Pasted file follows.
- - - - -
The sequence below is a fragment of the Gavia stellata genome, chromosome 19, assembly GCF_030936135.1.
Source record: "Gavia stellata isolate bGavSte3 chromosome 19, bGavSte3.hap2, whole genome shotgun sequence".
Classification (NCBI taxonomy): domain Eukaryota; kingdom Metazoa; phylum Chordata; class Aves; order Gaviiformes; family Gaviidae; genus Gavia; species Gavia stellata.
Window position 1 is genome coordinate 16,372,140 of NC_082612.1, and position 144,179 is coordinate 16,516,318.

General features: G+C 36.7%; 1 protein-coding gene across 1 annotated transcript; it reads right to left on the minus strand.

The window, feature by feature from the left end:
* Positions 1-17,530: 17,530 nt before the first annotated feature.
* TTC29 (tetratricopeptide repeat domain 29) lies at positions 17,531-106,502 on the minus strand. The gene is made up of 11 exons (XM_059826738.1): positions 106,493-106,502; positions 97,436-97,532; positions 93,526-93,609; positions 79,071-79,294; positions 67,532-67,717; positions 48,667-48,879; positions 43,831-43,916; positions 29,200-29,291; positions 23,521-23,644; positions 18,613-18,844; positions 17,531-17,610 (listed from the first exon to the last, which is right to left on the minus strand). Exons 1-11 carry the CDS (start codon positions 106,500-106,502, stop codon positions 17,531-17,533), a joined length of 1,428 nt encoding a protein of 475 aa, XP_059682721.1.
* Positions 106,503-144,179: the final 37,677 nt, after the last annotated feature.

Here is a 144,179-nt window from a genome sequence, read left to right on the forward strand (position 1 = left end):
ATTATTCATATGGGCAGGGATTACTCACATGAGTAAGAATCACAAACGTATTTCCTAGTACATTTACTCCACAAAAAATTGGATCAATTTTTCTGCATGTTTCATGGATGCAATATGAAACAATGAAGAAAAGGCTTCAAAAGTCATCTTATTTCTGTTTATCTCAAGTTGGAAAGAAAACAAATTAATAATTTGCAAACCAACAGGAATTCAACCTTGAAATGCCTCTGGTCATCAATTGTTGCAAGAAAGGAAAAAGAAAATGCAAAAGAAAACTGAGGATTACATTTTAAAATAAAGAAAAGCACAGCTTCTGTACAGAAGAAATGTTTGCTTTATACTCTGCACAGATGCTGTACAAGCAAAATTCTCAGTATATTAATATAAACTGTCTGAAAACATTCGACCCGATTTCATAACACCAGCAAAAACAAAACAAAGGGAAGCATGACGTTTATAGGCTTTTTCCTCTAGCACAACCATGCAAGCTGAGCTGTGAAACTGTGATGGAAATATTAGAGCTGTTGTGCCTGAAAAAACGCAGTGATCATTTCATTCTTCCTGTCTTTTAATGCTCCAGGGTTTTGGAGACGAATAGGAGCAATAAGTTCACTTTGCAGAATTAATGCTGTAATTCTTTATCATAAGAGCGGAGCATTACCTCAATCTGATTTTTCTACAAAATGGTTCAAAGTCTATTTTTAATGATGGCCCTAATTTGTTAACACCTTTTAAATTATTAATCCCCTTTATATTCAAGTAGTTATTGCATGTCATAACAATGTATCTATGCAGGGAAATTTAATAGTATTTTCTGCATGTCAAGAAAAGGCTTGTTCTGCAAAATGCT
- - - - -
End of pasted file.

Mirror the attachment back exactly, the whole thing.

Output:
The sequence below is a fragment of the Gavia stellata genome, chromosome 19, assembly GCF_030936135.1.
Source record: "Gavia stellata isolate bGavSte3 chromosome 19, bGavSte3.hap2, whole genome shotgun sequence".
Classification (NCBI taxonomy): domain Eukaryota; kingdom Metazoa; phylum Chordata; class Aves; order Gaviiformes; family Gaviidae; genus Gavia; species Gavia stellata.
Window position 1 is genome coordinate 16,372,140 of NC_082612.1, and position 144,179 is coordinate 16,516,318.

General features: G+C 36.7%; 1 protein-coding gene across 1 annotated transcript; it reads right to left on the minus strand.

The window, feature by feature from the left end:
* Positions 1-17,530: 17,530 nt before the first annotated feature.
* TTC29 (tetratricopeptide repeat domain 29) lies at positions 17,531-106,502 on the minus strand. The gene is made up of 11 exons (XM_059826738.1): positions 106,493-106,502; positions 97,436-97,532; positions 93,526-93,609; positions 79,071-79,294; positions 67,532-67,717; positions 48,667-48,879; positions 43,831-43,916; positions 29,200-29,291; positions 23,521-23,644; positions 18,613-18,844; positions 17,531-17,610 (listed from the first exon to the last, which is right to left on the minus strand). Exons 1-11 carry the CDS (start codon positions 106,500-106,502, stop codon positions 17,531-17,533), a joined length of 1,428 nt encoding a protein of 475 aa, XP_059682721.1.
* Positions 106,503-144,179: the final 37,677 nt, after the last annotated feature.

Here is a 144,179-nt window from a genome sequence, read left to right on the forward strand (position 1 = left end):
ATTATTCATATGGGCAGGGATTACTCACATGAGTAAGAATCACAAACGTATTTCCTAGTACATTTACTCCACAAAAAATTGGATCAATTTTTCTGCATGTTTCATGGATGCAATATGAAACAATGAAGAAAAGGCTTCAAAAGTCATCTTATTTCTGTTTATCTCAAGTTGGAAAGAAAACAAATTAATAATTTGCAAACCAACAGGAATTCAACCTTGAAATGCCTCTGGTCATCAATTGTTGCAAGAAAGGAAAAAGAAAATGCAAAAGAAAACTGAGGATTACATTTTAAAATAAAGAAAAGCACAGCTTCTGTACAGAAGAAATGTTTGCTTTATACTCTGCACAGATGCTGTACAAGCAAAATTCTCAGTATATTAATATAAACTGTCTGAAAACATTCGACCCGATTTCATAACACCAGCAAAAACAAAACAAAGGGAAGCATGACGTTTATAGGCTTTTTCCTCTAGCACAACCATGCAAGCTGAGCTGTGAAACTGTGATGGAAATATTAGAGCTGTTGTGCCTGAAAAAACGCAGTGATCATTTCATTCTTCCTGTCTTTTAATGCTCCAGGGTTTTGGAGACGAATAGGAGCAATAAGTTCACTTTGCAGAATTAATGCTGTAATTCTTTATCATAAGAGCGGAGCATTACCTCAATCTGATTTTTCTACAAAATGGTTCAAAGTCTATTTTTAATGATGGCCCTAATTTGTTAACACCTTTTAAATTATTAATCCCCTTTATATTCAAGTAGTTATTGCATGTCATAACAATGTATCTATGCAGGGAAATTTAATAGTATTTTCTGCATGTCAAGAAAAGGCTTGTTCTGCAAAATGCT